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Selection Criteria among the pipeline of projects
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Dear Community,

Based on the PMBoK definition, all initiatives that are temporary and that deliver a unique product, service or result are considered as projects.
Nevertheless, if we don't want to manage all of them with the same level of requirements, which criteria and threshold would you suggest to use to categorize these projects?
I was thinking about the duration and / or the workload, but I would appreciate your advice.
Thanks for your contribution
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Hi Alexandra, I think there are many factors on which you can categories available projects. Few examples : NPV, IRR, Payback Period, Overall project risk exposure or chances of success, power/interest matrix, urgency etc..

hope this helps

cheers
Sanjeev
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I think the deciding factor would be based on deal T&M or Fixed price. For in-house projects, duration would align more with business strategy.
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Project can be categorized in Simple , Medium and Large, which is decided on financial value, number of business areas and technology or other complexity factors.
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Dear Alexandra
Interesting question
Thanks for sharing

I think the criteria for project prioritization should be set by top management

There may be several, as stated by Sanjeev
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Criticality, Impact, Values or revenue expected out of this product are some of the criteria that I can think of. Hope this helps.
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Alexandra -

Most of the clients I've worked with will use estimated cost/labour effort as a threshold for differentiating projects from small "non-projects".

Then, to figure out what approach and how "heavy" the PM approach needs to be, you need to look at the context of the project taking into account factors such as complexity, expected impact to the organization and so on.

And to help governance committees make decisions about selection and prioritization, qualitative and quantitative measures such as strategic alignment, financial measures, cost of delay and so on could be utilized.

Kiron
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1 reply by Alexandra Cossard
Nov 05, 2019 7:07 AM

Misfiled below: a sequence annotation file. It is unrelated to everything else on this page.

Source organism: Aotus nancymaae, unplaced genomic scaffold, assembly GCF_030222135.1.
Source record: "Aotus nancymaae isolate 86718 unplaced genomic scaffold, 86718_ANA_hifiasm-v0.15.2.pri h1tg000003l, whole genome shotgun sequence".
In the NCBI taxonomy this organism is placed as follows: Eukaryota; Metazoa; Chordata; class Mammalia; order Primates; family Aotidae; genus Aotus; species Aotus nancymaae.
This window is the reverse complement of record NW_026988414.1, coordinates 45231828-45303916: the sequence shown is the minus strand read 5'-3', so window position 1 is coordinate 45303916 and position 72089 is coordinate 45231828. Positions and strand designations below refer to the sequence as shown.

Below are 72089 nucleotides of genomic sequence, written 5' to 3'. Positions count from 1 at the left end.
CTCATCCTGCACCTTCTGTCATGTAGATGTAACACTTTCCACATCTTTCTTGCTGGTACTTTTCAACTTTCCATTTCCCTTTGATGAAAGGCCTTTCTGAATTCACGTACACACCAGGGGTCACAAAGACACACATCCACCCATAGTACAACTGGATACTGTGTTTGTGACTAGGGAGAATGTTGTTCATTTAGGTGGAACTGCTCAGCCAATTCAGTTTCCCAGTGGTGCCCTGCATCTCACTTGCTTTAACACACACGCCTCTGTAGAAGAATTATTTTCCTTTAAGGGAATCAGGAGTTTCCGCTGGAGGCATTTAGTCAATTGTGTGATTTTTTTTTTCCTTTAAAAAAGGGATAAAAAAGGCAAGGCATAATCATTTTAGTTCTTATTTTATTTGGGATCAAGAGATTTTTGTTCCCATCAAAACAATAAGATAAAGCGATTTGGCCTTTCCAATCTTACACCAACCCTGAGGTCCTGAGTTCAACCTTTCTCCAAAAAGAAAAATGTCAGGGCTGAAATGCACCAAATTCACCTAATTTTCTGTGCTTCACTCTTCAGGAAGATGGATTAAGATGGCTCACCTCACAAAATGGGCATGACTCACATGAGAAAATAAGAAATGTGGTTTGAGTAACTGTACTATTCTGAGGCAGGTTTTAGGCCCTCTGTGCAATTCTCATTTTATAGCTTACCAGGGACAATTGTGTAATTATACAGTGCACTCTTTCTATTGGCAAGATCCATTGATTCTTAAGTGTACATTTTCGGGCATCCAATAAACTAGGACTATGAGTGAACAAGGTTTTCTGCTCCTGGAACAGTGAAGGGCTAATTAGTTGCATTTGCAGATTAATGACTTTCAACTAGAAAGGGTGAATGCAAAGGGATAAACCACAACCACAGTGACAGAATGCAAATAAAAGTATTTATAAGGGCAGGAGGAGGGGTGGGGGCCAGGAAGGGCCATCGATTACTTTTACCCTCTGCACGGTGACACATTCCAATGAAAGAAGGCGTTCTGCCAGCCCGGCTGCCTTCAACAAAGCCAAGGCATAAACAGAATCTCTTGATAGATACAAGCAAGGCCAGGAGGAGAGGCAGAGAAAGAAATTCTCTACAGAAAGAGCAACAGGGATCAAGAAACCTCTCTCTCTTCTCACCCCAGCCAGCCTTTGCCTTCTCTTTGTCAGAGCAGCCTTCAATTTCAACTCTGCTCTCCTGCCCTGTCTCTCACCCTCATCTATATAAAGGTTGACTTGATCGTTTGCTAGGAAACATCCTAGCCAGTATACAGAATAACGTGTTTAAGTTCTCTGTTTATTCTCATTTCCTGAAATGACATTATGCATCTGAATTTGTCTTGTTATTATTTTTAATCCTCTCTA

Alexandra Cossard
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Thank you so much Kiron for your useful answer. I wish you a nice day.
Alexandra
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Nov 05, 2019 6:53 AM
Replying to Kiron Bondale
...
Alexandra -

Most of the clients I've worked with will use estimated cost/labour effort as a threshold for differentiating projects from small "non-projects".

Then, to figure out what approach and how "heavy" the PM approach needs to be, you need to look at the context of the project taking into account factors such as complexity, expected impact to the organization and so on.

And to help governance committees make decisions about selection and prioritization, qualitative and quantitative measures such as strategic alignment, financial measures, cost of delay and so on could be utilized.

Kiron
Thank you so much Kiron for your useful answer. I wish you a nice day.
Alexandra
Network:2525



Alexandra, I have seen criteria as

- size (team members, budget),
- profit/benefits (ROI, NPV etc)
- complexity (# of business areas involved/affected, new or existing technology, greenfield/brownfield, dependencies),
- external/internal project
- less duration
- considering if that project is part of a larger initiative

It depends on what the organization prioritizes as critical to them, and this changes over time.
A first step is often to select the top projects, 40-50, but better 10-15, and leave the rest minimally observed.

One hidden criteria (I tried to make it visible but failed) is if it is a pet project of a powerful executive.
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Initiatives are not project until they are not converted to projects. The decision to invest on the initiative and the decision to create a program/project from the initiative is an strategic decision because it does mean the strategy will become tactic by creating a solution that will address a business need. The decision process varies from organization to organization and just to put this in terms of roles or documentation you can search for all the previous work before a project exists is in charge of business analyst or a new role called BRM. So, you can search for information about business analsyst inside the PMI itself.
Network:96



For us, anything less than CAN$10M is run a "minor capital project", and avoids the lengthy and involved "formal" project approval process. IMHO, the amount of "oversight" or governance must be proportional to the organization's risk appetite. Back when I worked in industry, most of the projects I were involved in were in a very informal environment, and they were mostly successful.

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